The case Munn v. Illinois, using the provisions of the police power derived from the tenth amendment to the Constitution of the United States, was a pivotal case involving the government versus the individual in regards to their rights in economic matters. The 1877 ruling held ...
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...the Supreme Court, during the time in and around the Great Depression, valued the commerce clause and the police power above the contract clause. The aforementioned cases clearly show this bias of siding with the government using these provisions. Could the President’s threat of a “Court-Packing Plan” have forced the Supreme Court to act in this way? It is theoretically possible, but public out lash at Roosevelt’s plan nearly ensured that such a plan would not have come to fruition, and if that is the case, the justices had nothing to fear and no reason to give in to his wishes.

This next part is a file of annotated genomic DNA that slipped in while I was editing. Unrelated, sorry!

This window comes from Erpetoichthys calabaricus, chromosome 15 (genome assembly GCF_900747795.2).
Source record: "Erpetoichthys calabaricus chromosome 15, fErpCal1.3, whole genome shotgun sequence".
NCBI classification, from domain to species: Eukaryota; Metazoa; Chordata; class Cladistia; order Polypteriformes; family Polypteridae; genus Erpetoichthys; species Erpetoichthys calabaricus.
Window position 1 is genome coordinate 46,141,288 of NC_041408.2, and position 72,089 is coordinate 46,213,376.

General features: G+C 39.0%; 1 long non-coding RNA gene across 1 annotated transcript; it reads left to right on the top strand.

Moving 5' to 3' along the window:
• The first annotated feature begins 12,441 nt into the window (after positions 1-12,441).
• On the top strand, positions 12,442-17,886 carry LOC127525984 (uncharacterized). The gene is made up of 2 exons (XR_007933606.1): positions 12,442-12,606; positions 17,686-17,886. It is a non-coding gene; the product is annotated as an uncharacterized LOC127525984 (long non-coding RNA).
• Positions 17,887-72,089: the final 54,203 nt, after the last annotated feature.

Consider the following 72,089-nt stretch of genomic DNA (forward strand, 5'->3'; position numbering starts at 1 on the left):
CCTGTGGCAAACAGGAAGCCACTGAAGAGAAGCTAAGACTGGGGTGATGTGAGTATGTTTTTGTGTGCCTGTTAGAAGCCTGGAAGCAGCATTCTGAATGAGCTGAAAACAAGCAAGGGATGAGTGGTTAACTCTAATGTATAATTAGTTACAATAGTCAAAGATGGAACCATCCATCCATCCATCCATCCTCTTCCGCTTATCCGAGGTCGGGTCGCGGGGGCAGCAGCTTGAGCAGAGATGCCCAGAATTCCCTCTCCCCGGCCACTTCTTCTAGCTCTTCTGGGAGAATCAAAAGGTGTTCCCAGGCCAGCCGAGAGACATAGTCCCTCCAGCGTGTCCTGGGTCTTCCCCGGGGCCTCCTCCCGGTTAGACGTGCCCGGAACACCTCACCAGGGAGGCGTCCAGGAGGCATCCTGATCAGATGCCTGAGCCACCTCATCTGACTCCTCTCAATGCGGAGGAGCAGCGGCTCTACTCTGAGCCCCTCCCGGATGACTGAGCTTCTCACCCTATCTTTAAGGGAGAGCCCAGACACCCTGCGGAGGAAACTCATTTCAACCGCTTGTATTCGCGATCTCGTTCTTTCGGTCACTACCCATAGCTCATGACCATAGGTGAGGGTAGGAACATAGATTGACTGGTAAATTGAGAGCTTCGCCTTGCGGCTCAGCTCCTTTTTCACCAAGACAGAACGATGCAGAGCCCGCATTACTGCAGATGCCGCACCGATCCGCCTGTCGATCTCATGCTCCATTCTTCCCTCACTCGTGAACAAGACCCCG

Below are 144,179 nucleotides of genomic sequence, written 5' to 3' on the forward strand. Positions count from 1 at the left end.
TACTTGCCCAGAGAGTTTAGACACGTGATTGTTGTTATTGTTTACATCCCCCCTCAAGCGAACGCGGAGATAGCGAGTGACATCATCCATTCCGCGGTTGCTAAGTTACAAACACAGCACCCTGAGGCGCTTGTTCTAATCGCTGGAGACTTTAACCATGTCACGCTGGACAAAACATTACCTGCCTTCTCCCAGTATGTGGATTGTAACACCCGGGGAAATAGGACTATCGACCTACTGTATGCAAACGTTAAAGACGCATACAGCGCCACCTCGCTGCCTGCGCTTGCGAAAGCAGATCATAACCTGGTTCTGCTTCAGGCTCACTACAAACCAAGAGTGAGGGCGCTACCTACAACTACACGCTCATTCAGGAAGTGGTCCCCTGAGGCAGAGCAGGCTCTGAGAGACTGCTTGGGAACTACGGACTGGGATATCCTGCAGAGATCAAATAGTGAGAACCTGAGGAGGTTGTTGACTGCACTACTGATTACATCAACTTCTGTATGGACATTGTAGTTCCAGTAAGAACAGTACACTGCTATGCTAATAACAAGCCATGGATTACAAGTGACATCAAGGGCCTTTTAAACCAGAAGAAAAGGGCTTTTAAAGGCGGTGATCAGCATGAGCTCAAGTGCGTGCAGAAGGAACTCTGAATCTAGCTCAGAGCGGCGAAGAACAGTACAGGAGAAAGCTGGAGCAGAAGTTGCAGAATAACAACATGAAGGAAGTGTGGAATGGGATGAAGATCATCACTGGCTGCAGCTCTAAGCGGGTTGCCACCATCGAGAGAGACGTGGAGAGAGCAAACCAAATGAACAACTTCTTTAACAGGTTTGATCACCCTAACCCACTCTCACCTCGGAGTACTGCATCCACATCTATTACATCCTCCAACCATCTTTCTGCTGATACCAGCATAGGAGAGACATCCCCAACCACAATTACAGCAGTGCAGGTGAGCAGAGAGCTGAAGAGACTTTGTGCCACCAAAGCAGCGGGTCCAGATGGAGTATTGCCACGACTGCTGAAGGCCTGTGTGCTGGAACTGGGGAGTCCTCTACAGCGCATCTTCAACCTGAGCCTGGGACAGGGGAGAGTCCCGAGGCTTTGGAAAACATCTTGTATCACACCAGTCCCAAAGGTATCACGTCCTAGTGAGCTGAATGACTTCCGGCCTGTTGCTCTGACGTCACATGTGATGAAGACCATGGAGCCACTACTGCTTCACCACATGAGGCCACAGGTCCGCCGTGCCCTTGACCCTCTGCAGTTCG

Adkins v. Children’s Hospital (1923).
Constitution of the United States Amendment 14. 1868.
Reprint in “The Civil War and Reconstruction Amendments” Comp. C. Mathie. 2013. 2.
Munn v. Illinois (1877).
National Labor Relations Board v. Jones (1937).
Wickard v. Filburn (1942).
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